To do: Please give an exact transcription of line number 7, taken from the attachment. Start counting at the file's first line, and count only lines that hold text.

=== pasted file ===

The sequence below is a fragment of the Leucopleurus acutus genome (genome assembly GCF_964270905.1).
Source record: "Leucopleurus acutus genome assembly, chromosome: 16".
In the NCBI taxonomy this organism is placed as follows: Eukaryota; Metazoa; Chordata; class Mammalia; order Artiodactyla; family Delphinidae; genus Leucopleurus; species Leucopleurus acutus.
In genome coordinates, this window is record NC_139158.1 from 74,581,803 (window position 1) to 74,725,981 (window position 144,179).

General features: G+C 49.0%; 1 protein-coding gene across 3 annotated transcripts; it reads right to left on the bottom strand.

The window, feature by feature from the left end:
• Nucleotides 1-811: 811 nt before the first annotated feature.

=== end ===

• Nucleotides 1-811: 811 nt before the first annotated feature.